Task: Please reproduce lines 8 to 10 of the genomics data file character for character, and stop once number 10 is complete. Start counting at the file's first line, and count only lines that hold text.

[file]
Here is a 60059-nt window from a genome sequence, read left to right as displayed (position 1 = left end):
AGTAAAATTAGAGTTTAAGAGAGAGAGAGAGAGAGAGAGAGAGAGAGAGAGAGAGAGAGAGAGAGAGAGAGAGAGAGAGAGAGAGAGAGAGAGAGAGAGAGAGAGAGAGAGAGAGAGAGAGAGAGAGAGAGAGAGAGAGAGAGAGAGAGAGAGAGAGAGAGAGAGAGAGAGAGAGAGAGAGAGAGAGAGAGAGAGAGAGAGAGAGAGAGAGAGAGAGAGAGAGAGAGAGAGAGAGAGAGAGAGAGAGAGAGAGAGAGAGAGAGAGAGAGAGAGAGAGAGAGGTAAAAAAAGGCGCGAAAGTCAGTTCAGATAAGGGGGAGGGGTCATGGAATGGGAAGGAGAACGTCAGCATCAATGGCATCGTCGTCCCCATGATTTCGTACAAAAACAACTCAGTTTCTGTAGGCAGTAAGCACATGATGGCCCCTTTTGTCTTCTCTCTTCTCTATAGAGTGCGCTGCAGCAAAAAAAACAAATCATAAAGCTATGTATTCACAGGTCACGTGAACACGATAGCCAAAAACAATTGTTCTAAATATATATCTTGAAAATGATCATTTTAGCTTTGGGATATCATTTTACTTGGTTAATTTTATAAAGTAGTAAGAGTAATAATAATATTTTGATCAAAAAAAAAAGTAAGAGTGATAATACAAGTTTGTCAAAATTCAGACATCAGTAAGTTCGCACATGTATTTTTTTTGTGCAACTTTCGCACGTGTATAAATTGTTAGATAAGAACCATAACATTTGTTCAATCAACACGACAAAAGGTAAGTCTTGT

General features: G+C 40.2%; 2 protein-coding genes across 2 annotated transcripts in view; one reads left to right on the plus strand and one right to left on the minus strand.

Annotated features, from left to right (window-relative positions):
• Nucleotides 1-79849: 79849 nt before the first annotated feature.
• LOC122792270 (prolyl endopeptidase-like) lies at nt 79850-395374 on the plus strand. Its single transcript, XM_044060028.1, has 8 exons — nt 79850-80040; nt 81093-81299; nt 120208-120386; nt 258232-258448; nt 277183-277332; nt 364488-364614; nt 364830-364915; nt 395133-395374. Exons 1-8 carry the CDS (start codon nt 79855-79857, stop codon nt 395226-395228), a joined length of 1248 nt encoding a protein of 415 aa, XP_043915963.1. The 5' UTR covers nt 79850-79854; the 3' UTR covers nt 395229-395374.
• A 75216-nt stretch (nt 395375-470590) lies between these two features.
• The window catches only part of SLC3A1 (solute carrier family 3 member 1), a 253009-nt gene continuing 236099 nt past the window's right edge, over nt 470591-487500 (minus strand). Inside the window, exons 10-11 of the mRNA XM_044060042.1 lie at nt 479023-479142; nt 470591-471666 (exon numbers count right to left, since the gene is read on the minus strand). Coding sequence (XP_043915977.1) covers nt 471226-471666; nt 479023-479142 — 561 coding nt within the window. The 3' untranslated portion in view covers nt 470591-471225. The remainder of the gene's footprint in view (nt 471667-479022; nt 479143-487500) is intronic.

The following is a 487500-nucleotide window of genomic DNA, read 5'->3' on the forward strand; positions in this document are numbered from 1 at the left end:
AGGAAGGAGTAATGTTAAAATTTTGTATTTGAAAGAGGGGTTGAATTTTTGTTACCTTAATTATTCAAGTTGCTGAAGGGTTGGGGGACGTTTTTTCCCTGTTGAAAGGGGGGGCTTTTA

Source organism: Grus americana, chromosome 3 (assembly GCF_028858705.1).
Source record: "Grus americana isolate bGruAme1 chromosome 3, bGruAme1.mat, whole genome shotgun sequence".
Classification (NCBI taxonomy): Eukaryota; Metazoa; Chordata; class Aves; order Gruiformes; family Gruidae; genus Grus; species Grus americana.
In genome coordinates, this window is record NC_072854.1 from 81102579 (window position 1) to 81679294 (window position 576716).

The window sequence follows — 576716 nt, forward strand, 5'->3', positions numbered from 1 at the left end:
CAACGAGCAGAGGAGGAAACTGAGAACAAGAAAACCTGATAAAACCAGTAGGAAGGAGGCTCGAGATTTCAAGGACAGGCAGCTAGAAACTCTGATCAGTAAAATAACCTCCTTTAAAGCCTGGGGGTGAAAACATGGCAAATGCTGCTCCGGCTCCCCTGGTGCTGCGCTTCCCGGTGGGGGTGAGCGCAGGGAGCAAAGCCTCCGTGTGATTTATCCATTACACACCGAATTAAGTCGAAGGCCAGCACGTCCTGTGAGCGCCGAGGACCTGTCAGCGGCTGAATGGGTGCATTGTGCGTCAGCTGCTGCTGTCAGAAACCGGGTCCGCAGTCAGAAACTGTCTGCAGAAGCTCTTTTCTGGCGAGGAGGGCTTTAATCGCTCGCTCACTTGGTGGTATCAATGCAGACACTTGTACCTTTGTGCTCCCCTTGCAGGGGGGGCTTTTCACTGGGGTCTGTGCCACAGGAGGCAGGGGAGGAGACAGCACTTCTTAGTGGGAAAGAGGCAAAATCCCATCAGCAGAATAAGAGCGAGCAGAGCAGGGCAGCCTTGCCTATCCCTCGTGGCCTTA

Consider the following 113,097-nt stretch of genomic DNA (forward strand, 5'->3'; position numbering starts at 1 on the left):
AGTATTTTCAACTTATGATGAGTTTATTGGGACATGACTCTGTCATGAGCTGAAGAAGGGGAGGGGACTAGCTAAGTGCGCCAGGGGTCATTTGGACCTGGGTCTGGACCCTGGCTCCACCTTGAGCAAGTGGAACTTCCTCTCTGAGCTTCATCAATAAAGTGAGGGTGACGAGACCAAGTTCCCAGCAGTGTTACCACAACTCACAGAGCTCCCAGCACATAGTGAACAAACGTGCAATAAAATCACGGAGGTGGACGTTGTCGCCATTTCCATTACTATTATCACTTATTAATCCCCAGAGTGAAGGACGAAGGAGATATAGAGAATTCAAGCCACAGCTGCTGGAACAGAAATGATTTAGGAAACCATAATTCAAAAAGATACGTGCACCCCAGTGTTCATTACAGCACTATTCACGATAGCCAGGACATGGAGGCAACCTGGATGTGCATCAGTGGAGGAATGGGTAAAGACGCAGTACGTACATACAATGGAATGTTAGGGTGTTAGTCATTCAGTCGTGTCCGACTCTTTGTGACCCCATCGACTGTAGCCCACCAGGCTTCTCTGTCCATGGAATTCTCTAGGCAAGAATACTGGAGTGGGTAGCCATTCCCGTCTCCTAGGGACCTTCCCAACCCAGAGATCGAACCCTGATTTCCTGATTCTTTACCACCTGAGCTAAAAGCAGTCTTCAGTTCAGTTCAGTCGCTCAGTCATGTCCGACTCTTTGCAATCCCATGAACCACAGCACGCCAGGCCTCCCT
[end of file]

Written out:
• The window catches only part of SLC3A1 (solute carrier family 3 member 1), a 253009-nt gene continuing 236099 nt past the window's right edge, over nt 470591-487500 (minus strand). Inside the window, exons 10-11 of the mRNA XM_044060042.1 lie at nt 479023-479142; nt 470591-471666 (exon numbers count right to left, since the gene is read on the minus strand). Coding sequence (XP_043915977.1) covers nt 471226-471666; nt 479023-479142 — 561 coding nt within the window. The 3' untranslated portion in view covers nt 470591-471225. The remainder of the gene's footprint in view (nt 471667-479022; nt 479143-487500) is intronic.

The following is a 487500-nucleotide window of genomic DNA, read 5'->3' on the forward strand; positions in this document are numbered from 1 at the left end:
AGGAAGGAGTAATGTTAAAATTTTGTATTTGAAAGAGGGGTTGAATTTTTGTTACCTTAATTATTCAAGTTGCTGAAGGGTTGGGGGACGTTTTTTCCCTGTTGAAAGGGGGGGCTTTTA